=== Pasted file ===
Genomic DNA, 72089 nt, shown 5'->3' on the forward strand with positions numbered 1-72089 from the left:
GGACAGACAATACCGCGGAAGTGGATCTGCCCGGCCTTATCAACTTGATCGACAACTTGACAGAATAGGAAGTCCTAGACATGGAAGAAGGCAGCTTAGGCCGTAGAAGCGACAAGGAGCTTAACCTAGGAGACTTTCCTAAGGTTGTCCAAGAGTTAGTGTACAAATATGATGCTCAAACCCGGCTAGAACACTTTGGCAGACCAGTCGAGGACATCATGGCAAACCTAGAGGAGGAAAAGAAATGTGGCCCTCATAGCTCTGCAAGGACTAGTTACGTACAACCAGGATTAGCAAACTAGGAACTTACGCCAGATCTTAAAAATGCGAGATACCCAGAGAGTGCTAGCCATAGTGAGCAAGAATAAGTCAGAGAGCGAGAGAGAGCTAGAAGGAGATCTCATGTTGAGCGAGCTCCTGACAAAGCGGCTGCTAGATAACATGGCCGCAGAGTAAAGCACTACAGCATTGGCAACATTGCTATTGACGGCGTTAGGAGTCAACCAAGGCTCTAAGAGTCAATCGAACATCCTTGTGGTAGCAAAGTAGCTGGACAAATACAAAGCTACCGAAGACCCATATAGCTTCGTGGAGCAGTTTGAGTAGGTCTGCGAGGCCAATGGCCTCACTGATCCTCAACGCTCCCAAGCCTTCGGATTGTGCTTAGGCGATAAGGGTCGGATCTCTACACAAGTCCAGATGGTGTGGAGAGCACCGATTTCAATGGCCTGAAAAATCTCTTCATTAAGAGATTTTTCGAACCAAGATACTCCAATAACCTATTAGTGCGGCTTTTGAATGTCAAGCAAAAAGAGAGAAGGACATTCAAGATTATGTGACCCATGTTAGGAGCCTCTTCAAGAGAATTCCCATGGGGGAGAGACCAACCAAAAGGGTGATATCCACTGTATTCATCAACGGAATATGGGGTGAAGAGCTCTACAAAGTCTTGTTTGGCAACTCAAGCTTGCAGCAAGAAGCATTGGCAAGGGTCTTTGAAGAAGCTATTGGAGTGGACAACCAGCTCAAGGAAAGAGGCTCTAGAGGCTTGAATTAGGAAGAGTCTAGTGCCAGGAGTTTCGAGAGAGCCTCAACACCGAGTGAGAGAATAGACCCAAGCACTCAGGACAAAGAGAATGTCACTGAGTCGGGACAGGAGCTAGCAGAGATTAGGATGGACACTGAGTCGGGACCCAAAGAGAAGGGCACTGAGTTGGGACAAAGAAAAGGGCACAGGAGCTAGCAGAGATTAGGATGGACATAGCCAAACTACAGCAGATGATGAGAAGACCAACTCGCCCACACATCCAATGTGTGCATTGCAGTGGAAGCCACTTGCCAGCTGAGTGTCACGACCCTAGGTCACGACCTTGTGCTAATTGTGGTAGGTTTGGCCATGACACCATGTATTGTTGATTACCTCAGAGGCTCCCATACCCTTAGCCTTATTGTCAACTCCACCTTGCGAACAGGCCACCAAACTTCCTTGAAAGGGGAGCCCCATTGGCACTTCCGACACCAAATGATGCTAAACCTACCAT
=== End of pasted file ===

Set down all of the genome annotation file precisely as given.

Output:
Genomic DNA, 72089 nt, shown 5'->3' on the forward strand with positions numbered 1-72089 from the left:
GGACAGACAATACCGCGGAAGTGGATCTGCCCGGCCTTATCAACTTGATCGACAACTTGACAGAATAGGAAGTCCTAGACATGGAAGAAGGCAGCTTAGGCCGTAGAAGCGACAAGGAGCTTAACCTAGGAGACTTTCCTAAGGTTGTCCAAGAGTTAGTGTACAAATATGATGCTCAAACCCGGCTAGAACACTTTGGCAGACCAGTCGAGGACATCATGGCAAACCTAGAGGAGGAAAAGAAATGTGGCCCTCATAGCTCTGCAAGGACTAGTTACGTACAACCAGGATTAGCAAACTAGGAACTTACGCCAGATCTTAAAAATGCGAGATACCCAGAGAGTGCTAGCCATAGTGAGCAAGAATAAGTCAGAGAGCGAGAGAGAGCTAGAAGGAGATCTCATGTTGAGCGAGCTCCTGACAAAGCGGCTGCTAGATAACATGGCCGCAGAGTAAAGCACTACAGCATTGGCAACATTGCTATTGACGGCGTTAGGAGTCAACCAAGGCTCTAAGAGTCAATCGAACATCCTTGTGGTAGCAAAGTAGCTGGACAAATACAAAGCTACCGAAGACCCATATAGCTTCGTGGAGCAGTTTGAGTAGGTCTGCGAGGCCAATGGCCTCACTGATCCTCAACGCTCCCAAGCCTTCGGATTGTGCTTAGGCGATAAGGGTCGGATCTCTACACAAGTCCAGATGGTGTGGAGAGCACCGATTTCAATGGCCTGAAAAATCTCTTCATTAAGAGATTTTTCGAACCAAGATACTCCAATAACCTATTAGTGCGGCTTTTGAATGTCAAGCAAAAAGAGAGAAGGACATTCAAGATTATGTGACCCATGTTAGGAGCCTCTTCAAGAGAATTCCCATGGGGGAGAGACCAACCAAAAGGGTGATATCCACTGTATTCATCAACGGAATATGGGGTGAAGAGCTCTACAAAGTCTTGTTTGGCAACTCAAGCTTGCAGCAAGAAGCATTGGCAAGGGTCTTTGAAGAAGCTATTGGAGTGGACAACCAGCTCAAGGAAAGAGGCTCTAGAGGCTTGAATTAGGAAGAGTCTAGTGCCAGGAGTTTCGAGAGAGCCTCAACACCGAGTGAGAGAATAGACCCAAGCACTCAGGACAAAGAGAATGTCACTGAGTCGGGACAGGAGCTAGCAGAGATTAGGATGGACACTGAGTCGGGACCCAAAGAGAAGGGCACTGAGTTGGGACAAAGAAAAGGGCACAGGAGCTAGCAGAGATTAGGATGGACATAGCCAAACTACAGCAGATGATGAGAAGACCAACTCGCCCACACATCCAATGTGTGCATTGCAGTGGAAGCCACTTGCCAGCTGAGTGTCACGACCCTAGGTCACGACCTTGTGCTAATTGTGGTAGGTTTGGCCATGACACCATGTATTGTTGATTACCTCAGAGGCTCCCATACCCTTAGCCTTATTGTCAACTCCACCTTGCGAACAGGCCACCAAACTTCCTTGAAAGGGGAGCCCCATTGGCACTTCCGACACCAAATGATGCTAAACCTACCAT